Entity framing is the selection of aspects of an entity to promote a particular viewpoint towards that entity. We investigate entity framing of political figures through the use of names and titles in German online discourse, enhancing current research in entity framing through titling and naming that concentrates on English only. We collect tweets that mention prominent German politicians and annotate them for stance. We find that the formality of naming in these tweets correlates positively with their stance. This confirms sociolinguistic observations that naming and titling can have a status-indicating function and suggests that this function is dominant in German tweets mentioning political figures. We also find that this status-indicating function is much weaker in tweets from users that are politically left-leaning than in tweets by right-leaning users. This is in line with observations from moral psychology that left-leaning and right-leaning users assign different importance to maintaining social hierarchies.
Informational bias is bias conveyed through sentences or clauses that provide tangential, speculative or background information that can sway readers’ opinions towards entities. By nature, informational bias is context-dependent, but previous work on informational bias detection has not explored the role of context beyond the sentence. In this paper, we explore four kinds of context for informational bias in English news articles: neighboring sentences, the full article, articles on the same event from other news publishers, and articles from the same domain (but potentially different events). We find that integrating event context improves classification performance over a very strong baseline. In addition, we perform the first error analysis of models on this task. We find that the best-performing context-inclusive model outperforms the baseline on longer sentences, and sentences from politically centrist articles.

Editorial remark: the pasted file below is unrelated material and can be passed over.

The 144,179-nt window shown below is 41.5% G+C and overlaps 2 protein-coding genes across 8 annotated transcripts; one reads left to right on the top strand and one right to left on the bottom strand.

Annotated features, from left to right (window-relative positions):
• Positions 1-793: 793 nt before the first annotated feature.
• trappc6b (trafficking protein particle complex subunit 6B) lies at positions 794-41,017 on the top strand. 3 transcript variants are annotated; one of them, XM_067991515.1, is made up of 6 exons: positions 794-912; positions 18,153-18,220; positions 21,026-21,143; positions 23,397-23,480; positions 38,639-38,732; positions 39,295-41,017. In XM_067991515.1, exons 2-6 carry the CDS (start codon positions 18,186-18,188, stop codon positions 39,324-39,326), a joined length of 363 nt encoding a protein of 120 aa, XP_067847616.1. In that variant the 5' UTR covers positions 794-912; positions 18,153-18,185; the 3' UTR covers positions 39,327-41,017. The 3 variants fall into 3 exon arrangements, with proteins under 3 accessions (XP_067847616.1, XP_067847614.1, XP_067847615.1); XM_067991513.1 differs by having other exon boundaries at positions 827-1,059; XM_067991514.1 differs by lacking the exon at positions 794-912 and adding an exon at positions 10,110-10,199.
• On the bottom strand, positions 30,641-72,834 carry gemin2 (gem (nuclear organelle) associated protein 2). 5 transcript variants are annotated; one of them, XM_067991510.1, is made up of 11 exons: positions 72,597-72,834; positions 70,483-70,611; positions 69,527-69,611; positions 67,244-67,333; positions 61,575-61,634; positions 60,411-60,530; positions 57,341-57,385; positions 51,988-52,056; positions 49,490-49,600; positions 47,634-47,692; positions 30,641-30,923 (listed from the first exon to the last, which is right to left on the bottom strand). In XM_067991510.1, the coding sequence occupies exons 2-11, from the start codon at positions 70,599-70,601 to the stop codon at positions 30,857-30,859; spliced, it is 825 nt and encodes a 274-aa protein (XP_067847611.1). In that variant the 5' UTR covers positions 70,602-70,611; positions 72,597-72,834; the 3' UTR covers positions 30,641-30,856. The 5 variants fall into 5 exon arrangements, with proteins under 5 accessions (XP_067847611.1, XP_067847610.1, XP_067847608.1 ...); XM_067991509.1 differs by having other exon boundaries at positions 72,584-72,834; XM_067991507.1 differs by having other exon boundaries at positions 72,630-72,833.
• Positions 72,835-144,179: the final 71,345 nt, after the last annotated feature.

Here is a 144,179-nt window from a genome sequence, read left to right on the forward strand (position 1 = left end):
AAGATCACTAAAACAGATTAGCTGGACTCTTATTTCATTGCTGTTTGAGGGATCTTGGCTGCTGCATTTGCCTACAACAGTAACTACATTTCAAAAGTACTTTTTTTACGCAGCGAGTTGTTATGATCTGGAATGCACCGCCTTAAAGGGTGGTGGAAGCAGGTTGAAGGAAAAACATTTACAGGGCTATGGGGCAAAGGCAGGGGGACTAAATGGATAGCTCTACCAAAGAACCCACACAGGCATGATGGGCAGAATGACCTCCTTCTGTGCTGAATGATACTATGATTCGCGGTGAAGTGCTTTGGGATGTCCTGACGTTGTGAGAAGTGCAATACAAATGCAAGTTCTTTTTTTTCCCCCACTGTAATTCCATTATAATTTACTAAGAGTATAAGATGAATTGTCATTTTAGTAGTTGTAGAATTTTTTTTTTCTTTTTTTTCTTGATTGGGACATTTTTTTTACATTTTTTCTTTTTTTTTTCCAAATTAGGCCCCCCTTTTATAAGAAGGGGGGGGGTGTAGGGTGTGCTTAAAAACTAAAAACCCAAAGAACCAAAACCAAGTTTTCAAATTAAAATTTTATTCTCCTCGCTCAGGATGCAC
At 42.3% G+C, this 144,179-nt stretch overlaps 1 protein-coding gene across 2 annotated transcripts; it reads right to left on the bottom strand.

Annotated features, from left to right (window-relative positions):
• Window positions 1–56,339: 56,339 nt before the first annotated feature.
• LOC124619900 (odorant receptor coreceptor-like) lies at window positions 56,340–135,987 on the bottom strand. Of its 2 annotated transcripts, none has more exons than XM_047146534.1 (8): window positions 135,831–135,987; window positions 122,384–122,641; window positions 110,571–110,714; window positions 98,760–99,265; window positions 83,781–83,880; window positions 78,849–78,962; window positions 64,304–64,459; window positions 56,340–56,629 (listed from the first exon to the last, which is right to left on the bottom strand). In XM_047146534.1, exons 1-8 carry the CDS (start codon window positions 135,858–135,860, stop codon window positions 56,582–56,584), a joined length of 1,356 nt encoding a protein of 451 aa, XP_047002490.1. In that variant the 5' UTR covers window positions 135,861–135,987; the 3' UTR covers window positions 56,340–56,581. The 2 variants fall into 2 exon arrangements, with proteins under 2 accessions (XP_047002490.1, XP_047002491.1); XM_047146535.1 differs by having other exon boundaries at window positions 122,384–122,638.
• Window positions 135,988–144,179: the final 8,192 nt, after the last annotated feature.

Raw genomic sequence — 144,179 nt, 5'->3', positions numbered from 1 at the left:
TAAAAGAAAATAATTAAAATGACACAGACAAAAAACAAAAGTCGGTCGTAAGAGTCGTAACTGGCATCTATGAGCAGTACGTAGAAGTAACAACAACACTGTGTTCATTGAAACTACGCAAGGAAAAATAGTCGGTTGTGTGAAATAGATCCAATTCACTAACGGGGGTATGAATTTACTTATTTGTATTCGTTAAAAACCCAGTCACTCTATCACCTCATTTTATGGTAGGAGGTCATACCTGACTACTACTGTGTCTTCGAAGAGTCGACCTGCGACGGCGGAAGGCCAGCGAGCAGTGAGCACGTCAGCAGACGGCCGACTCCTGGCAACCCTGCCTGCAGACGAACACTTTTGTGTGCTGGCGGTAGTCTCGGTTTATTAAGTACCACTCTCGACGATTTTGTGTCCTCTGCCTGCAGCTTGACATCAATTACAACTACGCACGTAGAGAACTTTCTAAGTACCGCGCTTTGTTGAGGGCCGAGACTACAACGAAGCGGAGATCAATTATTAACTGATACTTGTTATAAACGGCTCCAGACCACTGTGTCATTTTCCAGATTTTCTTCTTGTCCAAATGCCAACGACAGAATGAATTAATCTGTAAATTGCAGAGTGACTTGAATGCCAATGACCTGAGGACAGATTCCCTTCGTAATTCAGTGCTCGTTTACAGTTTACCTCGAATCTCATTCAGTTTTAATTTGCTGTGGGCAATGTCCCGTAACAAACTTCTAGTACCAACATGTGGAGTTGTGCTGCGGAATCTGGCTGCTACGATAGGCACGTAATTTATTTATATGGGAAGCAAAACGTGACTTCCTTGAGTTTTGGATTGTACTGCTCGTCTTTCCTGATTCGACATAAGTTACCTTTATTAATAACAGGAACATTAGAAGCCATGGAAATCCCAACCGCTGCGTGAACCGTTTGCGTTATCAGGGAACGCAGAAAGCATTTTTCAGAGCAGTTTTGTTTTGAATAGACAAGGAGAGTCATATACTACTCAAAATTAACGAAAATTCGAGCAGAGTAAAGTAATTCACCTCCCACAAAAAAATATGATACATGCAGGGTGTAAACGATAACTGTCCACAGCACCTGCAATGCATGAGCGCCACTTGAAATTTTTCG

Naming and titling have been discussed in sociolinguistics as markers of status or solidarity. However, these functions have not been studied on a larger scale or for social media data. We collect a corpus of tweets mentioning presidents of six G20 countries by various naming forms. We show that naming variation relates to stance towards the president in a way that is suggestive of a framing effect mediated by respectfulness. This confirms sociolinguistic theory of naming and titling as markers of status.
We use a convolutional neural network to perform authorship identification on a very homogeneous dataset of scientific publications. In order to investigate the effect of domain biases, we obscure words below a certain frequency threshold, retaining only their POS-tags. This procedure improves test performance due to better generalization on unseen data. Using our method, we are able to predict the authors of scientific publications in the same discipline at levels well above chance.